Burlington’s Piece of the Pi
Burlington (Google Maps location)
June 9, 2018
As I was making my way to Burlington’s one-room schoolhouse, a friend was mocking me for going to places, eating things, and visiting museums simply because it’s on one of my lists. I replied that I had already visited a one-room schoolhouse in Harwinton, and I was about to visit another here in Burlington.
And that these two would prove no different from the previous 14 or so I’d been to over the years. But… so what? Isn’t that what CTMQ is? Isn’t that why you read it? As I near 400 Connecticut museums visited, which I’m confident no one has ever done, I have to visit these places.
And I love doing it!
Of course every one-room schoolhouse is the same. Each is a piece of history and every town that saved one is proud of their little bit of Americana. And I’m happy to highlight each and every one.
And this one is particularly old – probably built between 1779 and 1800 and was used until 1948. The schoolhouse served all of the children in 1st-8th grade living in the 1st district of Burlington’s (at the time) nine districts.
The Flag Day celebration and 8th-grade graduation was held on the Burlington Town Green each June. This was the only time when students from all of the district schools got together. Early on, few children received an education beyond 8th grade, but those who did had to go away to school or attended high school in Farmington, Canton, or Bristol.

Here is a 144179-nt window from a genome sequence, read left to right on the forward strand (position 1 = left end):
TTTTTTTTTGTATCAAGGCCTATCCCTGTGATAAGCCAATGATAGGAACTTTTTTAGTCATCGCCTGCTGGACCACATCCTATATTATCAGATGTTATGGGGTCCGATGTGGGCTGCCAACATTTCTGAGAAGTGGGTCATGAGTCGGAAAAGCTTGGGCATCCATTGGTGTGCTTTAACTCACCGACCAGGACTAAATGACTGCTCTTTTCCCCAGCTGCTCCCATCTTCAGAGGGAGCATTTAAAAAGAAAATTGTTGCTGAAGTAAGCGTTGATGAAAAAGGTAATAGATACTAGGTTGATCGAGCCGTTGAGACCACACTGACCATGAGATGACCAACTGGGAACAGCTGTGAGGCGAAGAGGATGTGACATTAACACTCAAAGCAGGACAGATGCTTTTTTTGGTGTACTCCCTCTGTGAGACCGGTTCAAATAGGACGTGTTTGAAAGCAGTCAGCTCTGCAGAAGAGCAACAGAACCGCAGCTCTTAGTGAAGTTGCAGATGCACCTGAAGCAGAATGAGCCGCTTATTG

The school year back in the day was shaped around farming. There were two terms: four months during the winter, and another five months starting in April or May and running through the summer. That way, children could help their families with planting and harvesting crops.
In 1813, teachers’ salaries were between $6 and $9 per week. There was one teacher, who taught reading, writing, math, spelling, geography, history, and more to students of all different ages. The younger children sat in the front, with the older in the back. Most of the school work was done independently, but older children would sometimes help the younger ones. The school was heated by a wood-burning stove in the center of the room. Boys would bring in the firewood. There was no running water, so students used the nearby outhouses.
In 1909 the town took over the schools from the old district committees and hired a superintendent. In 1919 the town began providing free textbooks. Power lines eventually reached Burlington, and in 1924 one electric light was installed in each schoolhouse. The one-room schoolhouses closed in 1948, and the Burlington Consolidated School (now Town Hall) opened for the 1948/49 school year. Lewis Mills High School opened in 1956 and Lake Garda School opened in 1965. Har-Bur Middle School opened in 1973.
From that point, the old schoolhouse was vacant. However, in 1988, renovations were completed and the cute little building was preserved. In 1999, an Eagle Scout project spruced up the place with a fresh coat of paint as well as some other improvements.
So, yeah… it’s “just another schoolhouse.” But you know what still gets me excited about these things? This place is only open to the public two, maybe three days per year. So the mere fact I was able to get inside it, chat with the woman dressed in period clothing, and write this little CTMQ entry is something that keeps me going.
And going… and going…
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